He added that the continuous attack on babies by measles in Zambia has prompted the Ministry of Health in partnership with WHO to prepare for a country wide campaign in July 2012 to protect more children between 6 months and 15 years by giving them measles vaccination.
Dr. Babaniyi further thanked the Zambian government for adopting the strategies for polio eradication and elimination of measles that have been implemented over the past years.
And speaking at the same event Eastern Province Provincial Medical Coordinator Kennedy Malama thanked WHO for the donation.
Dr. Malama said the vehicles will help in surveillance which is one of the four strategies for polio eradication and elimination of measles as it remains the bedrock strategy which provides evidence that there are no wild polio measles viruses circulating in the country.
He has further assured WHO that the two provinces will make sure that the vehicles are used for their intended purposes.

Sunday, 29 April 2012


Chisha Mutale in Angola
SADC Ministers in the area of Health and Labour yesterday held a joint meeting on the dimensions of TB among mine workers and other mobile populations in the region.
Information, Broadcasting and Labour Minister was among other ministers in the region that attended the joint meeting.
Health Deputy Minister Patrick Chikusu who was also present at the meeting called upon SADC Ministers in the Health and Labour sector to develop programmes that will reduce on the misdiagnosis of TB and silicosis.
He said there was need for such interventions to be extended to the quarry sector and not just limiting it to the mining industry.
Dr Chikusu said Zambia had many women who are exposed to silica through the cutting of stones.
He said such groups should be identified so that they can be exposed to radiological examinations.
Dr Chikusu said such examinations would allow for the easy picking up the disease much earlier for treatment and prevention.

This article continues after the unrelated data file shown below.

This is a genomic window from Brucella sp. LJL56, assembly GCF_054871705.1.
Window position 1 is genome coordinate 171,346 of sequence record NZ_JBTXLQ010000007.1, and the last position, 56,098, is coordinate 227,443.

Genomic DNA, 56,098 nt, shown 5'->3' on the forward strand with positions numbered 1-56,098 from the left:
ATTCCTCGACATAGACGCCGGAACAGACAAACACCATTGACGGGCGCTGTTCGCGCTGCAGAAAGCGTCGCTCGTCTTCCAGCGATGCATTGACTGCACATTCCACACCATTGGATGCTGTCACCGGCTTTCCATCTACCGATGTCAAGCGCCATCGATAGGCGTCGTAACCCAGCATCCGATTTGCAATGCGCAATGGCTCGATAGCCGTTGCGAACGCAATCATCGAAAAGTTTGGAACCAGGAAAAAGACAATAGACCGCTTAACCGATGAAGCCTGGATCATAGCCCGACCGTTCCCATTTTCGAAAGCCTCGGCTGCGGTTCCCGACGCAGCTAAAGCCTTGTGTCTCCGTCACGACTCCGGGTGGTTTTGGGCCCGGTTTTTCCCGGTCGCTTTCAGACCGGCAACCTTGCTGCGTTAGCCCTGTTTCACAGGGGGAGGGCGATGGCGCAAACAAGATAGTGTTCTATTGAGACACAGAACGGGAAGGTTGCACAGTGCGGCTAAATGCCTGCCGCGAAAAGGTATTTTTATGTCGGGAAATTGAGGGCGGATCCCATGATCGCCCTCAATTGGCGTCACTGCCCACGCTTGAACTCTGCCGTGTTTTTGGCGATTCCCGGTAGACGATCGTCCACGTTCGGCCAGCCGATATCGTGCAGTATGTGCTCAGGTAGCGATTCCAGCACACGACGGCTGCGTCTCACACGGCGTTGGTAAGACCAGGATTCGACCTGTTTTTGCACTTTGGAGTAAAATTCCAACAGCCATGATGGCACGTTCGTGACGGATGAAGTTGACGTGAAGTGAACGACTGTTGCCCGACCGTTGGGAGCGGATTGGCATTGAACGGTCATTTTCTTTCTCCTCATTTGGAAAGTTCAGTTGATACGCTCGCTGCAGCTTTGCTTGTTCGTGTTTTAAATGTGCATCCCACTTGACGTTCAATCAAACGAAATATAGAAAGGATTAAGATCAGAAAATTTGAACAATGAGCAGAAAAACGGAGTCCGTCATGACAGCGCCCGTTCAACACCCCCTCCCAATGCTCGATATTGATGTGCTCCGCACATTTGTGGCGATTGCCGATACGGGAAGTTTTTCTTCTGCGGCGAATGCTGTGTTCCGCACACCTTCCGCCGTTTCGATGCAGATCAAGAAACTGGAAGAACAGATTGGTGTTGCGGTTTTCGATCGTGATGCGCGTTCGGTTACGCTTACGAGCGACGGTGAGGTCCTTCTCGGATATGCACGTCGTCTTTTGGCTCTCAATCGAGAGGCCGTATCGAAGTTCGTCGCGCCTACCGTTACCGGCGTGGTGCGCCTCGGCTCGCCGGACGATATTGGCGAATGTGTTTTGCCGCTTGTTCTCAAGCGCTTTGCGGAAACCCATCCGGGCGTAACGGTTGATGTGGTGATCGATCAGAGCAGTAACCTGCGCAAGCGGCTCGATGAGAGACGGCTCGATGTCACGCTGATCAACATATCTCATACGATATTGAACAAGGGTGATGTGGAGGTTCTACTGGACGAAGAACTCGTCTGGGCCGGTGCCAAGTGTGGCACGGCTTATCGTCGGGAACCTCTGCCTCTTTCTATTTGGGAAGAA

And Tanzanian Deputy Health Minister Lucy Nkya called upon the integration of some Ministries in countries of the SADC region in order to effectively tackle the problem of TB.
Ms Nkya said the integration of ministries would create a comprehensive approach on how to look at mining as far as TB is concerned.
Meanwhile Information, Broadcasting and Labour Minister Fackson Shamenda and other ministers from the SADC region took a tour of some economic zones in Angola.
During the tour M. Shamenda said the SADC region was lucky to have a country like Angola that was setting the pace in terms of economic development.
Mr Shamenda said such economic zones would contribute to the region becoming self-sufficient.
He said it would also bring about specialisation in the region thereby creating wealth.
Mr Shamenda hope that such economic ventures could be extended to other member states in the region.

Saturday, 28 April 2012


Zambia has continued to record a steady decline in the spread of the HIV/AIDS and Sexually Transmitted Infections (STI) due to an increase in access to quality interventions.
And the country has also continued to record significantly attained progress at all levels of HIV/AIDS interventions particularly in diagnosis, treatment and care.
According to the Ministry of Health’s National Health Strategic Plan (NHSP) of 2011 to 2016, the HIV/AIDS prevalence in the adult population has declined from 16. %1 in 2002 to14.3% as of 2007.
The National Health Strategic Plan which was released by Health Minister Joseph Kasonde in Lusaka recently further indicates that an estimated 16.1 % females and 12.3 % males are infected with HIV in both urban and rural area.
The urban areas have however continued to have higher HIV prevalence of about 20% as compared to the rural areas which are recording a prevalence of about 10%.
Moreover,(NHSP also indicates that new HIV infections are projected to increase from an estimated 67,602 adults in 2006 to 72,019 in the year 2015 translating into approximately 185 new HIV infections every day.
Out of these daily HIV infections, an estimated 10% of HIV transmission is from parent to child mostly occurring during pregnancy, birth or breastfeeding.
In the five year plan, Government has since put up strong measures to scale up interventions particularly in Voluntary Counselling and Testing (VCT, Abstinence, Be Faithful and Condom Use (ABC) Strategies, Male Circumcision (MC), Prevention of Mother to Child Transmission (PMTC) Among Others.
Currently over 900,000 Zambians are living with HIV and over 250,000 are receiving Anti Retro Therapy (ART).